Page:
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“Latinos are among the least healthy people”

By Federico Martínez, Special to La Prensa

Latinos are among the least healthy people in the state, suffering from higher rates of depression, suicide, obesity, severe cases of diabetes, HIV/AIDs, and other health problems. That was the unanimous view of dozens of health specialists who gathered at a Latino health conference hosted by MetroHealth Care in Cleveland, Ohio on Thursday, October 9, 2014.

The poor health of Latinos in Ohio reflects national trends, said Dr. Henry NG, who specializes in HIV Initiatives and Prevention. That trend is most alarming when it comes to HIV/AIDs, which is becoming a major epidemic for Latino males. But the Latino community overall in Ohio is being disproportionately infected at a greater rate than Caucasians and African-Americans, he said.

“Here in Ohio, according to Cuyahoga County and Cleveland board of health data for 2014,  we can tell  the prevalence of existing cases of HIV affecting Hispanic individuals and residents in Cuyahoga County is 688 cases per 100,000 people, this is 4.6 times bigger than white individuals,” said Dr. NG, one of the speakers during the health forum.

“In the City of Cleveland itself, when we look at the prevalence of HIV in Hispanic and African-American individuals the case rate of Hispanics was 1,080 out of 100,000, which was even greater than that seen in African Americans.”

The answer is to get people tested earlier before they come down with “full-blown AIDS,” said Dr. NG. The medical community in Cuyahoga in recent years has been taking a more proactive approach with its outreach efforts.

Luz Oyola

Consulate Juan Manuel Solana Morales

Dr. Lisa Ramírez

More than 300 health professionals and Latino community leaders participated in the forum, which was part of a week-long of activities that focused on Latino health. The event is part of Binational Health Week, an initiative started several years ago by the Mexican Consulate office in Detroit.

Consulate Juan Manuel Solana Morales, who attended the health forum, praised MetroHealth Care officials for hosting this week’s event for the first time. Similar events are held throughout Michigan and Ohio, but Mr. Solana said he would like to see more communities participate.

“Many health providers in Ohio and Michigan, all they want to do is to speak Spanish, but that’s not enough,” said Mr. Solana.

Dr. María Herrán, one of the organizers of the event, said MetroHealth is one of the nation’s leaders in addressing the needs and providing services for a diverse community.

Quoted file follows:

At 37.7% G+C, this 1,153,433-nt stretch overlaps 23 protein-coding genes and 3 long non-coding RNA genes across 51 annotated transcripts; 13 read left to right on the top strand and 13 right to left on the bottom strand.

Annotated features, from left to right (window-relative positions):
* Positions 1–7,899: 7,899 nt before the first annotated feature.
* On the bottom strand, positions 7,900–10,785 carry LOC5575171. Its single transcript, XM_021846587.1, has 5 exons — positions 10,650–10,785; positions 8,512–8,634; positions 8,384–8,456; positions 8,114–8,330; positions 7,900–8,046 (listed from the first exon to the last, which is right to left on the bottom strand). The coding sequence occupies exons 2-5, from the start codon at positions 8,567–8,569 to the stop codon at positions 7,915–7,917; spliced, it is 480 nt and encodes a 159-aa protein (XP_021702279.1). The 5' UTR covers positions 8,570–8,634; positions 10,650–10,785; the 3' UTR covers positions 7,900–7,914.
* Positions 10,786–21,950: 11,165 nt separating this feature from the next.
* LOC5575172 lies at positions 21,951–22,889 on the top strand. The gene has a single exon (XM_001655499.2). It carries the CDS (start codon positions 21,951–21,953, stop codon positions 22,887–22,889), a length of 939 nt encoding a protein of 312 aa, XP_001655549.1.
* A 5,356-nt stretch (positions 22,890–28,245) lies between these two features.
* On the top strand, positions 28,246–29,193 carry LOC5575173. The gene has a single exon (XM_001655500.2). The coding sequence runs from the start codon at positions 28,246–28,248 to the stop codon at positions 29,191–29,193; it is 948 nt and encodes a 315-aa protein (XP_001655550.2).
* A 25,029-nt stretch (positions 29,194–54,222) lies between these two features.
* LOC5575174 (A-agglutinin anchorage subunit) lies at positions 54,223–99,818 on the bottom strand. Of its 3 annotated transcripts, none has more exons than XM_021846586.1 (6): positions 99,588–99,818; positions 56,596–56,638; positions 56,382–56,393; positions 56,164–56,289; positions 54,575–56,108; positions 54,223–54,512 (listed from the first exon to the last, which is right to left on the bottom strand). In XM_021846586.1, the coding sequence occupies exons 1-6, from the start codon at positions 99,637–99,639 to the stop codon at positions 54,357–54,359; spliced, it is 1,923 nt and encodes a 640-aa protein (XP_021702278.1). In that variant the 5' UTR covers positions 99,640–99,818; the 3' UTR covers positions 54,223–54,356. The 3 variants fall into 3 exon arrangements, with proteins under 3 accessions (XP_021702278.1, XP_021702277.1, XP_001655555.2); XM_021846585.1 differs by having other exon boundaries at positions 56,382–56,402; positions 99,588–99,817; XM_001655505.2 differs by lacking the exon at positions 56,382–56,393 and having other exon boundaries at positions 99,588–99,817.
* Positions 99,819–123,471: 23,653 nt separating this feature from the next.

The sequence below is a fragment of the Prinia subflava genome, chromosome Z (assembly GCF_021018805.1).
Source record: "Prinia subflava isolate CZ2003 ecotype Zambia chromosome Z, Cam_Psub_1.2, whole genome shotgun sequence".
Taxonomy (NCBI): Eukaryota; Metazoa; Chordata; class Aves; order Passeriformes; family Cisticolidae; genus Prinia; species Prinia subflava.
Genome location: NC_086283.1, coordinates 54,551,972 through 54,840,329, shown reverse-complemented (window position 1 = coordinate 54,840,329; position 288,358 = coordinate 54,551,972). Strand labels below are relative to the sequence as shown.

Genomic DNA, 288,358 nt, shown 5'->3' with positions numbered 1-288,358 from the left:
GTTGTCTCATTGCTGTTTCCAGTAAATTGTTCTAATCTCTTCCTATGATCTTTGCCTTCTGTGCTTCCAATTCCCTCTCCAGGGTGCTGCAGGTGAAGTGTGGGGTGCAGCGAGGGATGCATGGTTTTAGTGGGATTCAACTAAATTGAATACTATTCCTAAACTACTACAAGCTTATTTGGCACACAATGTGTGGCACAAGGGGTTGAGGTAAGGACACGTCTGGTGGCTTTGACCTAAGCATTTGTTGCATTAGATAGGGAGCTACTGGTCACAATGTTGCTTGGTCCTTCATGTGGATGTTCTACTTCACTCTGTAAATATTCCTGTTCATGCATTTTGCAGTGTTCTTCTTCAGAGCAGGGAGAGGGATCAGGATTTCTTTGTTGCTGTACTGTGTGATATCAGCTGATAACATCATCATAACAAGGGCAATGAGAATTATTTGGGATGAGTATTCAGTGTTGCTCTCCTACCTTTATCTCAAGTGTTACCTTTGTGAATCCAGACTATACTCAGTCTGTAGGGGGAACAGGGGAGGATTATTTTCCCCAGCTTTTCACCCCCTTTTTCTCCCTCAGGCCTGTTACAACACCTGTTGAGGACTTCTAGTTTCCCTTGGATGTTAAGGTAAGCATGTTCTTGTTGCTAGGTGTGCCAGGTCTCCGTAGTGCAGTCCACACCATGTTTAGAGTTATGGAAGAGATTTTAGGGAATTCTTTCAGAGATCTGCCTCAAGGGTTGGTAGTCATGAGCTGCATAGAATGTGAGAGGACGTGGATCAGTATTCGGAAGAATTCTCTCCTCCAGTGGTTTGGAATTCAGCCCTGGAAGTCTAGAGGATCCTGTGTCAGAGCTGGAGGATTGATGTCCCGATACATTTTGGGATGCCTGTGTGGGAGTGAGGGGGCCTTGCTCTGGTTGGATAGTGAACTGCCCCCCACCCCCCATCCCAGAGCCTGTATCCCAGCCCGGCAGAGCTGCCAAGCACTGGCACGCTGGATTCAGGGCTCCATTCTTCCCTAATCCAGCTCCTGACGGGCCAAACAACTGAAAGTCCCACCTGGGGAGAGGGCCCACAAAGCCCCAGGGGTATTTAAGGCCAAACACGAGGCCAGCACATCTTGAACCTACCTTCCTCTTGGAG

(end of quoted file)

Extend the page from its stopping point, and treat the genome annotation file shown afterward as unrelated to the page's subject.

“MetroHealth has been in existence for 177 years and has created many wonderful programs for minorities, especially for the Latino community,” said Dr. Herrán, a pediatrician for the healthcare facility, where she specializes in Family and Children Treatment.

The health care system works with many community organizations to provide more services to the community, said Luz Oyola, manager of the Amigas Program, which is offered through the MetroHealth Cancer Care Center. The program includes a traveling vehicle that visits underserved communities and provides free clinical breast exams and mammograms, and health screenings for blood pressure, HIV, PAP exams, and cholesterol and vision, she said.

Programs offered by MetroHealth, including its’ own facility is staffed by bilingual staff of doctors, nurses, and social workers, which is a vitally important component of treatment, said Mari Galindo-Dasilva, coordinator of the organization’s Language Access and Communications Services.

Services are tailored to the people being served, and that means cultural awareness among staff is necessary for success, said Mrs. Galindo-Dasilva. All hospital employees must successfully complete cultural awareness training every year, and a more comprehensive program is currently being worked on.

“It goes beyond language; it’s cultural,” said Mrs. Galindo-Dasilva. “It’s being sensitive to the needs of people.”

The daylong event featured several speakers, including Drs. Juan-Pablo del Rincón and Jorge Calles Escandon, who both practice in the field of Endocrinology. Dr. Samuel Rosenberg, whose field is neurosciences and back pain and Dr. Douglas Van Aucken, who specializes in HIV medical treatment were also among the speakers.

According to 2012 national statistics 6.4 million people are affected by diabetes, said Dr. Escandon. Type 2 diabetes is the most deadly because it is the final stage of the illness, which includes dialysis treatments, blindness and amputations.

“More than 60 percent of Mexican-Americans in Ohio who have Type 2 have already had at least one amputation, are on dialysis treatment and are blind by the age of 25,” he said. National statistics foo Mexican-Americans are similar he added.

A panel of representatives from various programs discussed their organization’s resources and answered health-related questions from program attendees.

Panelists included: Edward Muñoz, manager of MetroHealth’s Community Health Advocacy Project, Dr. Lisa Ramírez, who oversees MetroHealth’s Children and Adolescent Psych, School Health Program, María F. Mars, an adult psychiatry specialist for MetroHealth’s Mental Health Services and Nelson Ramírez, interim executive director of Cleveland-based Hispanic Urban Minority Alcoholism Drug Abuse Outreach Program.

Editor’s Note: This story kicks off an ongoing, multi-story series that will focus on various health issues facing the Ohio’s Latino community, including: Suicide and Depression, Obesity and Diabetes, Mental Illness and Drug Abuse. This is part  one.

Copyright © 1989 to 2014 by [LaPrensa Publications Inc.]. All rights reserved.
Revised: 10/14/14 18:06:25 -0700.




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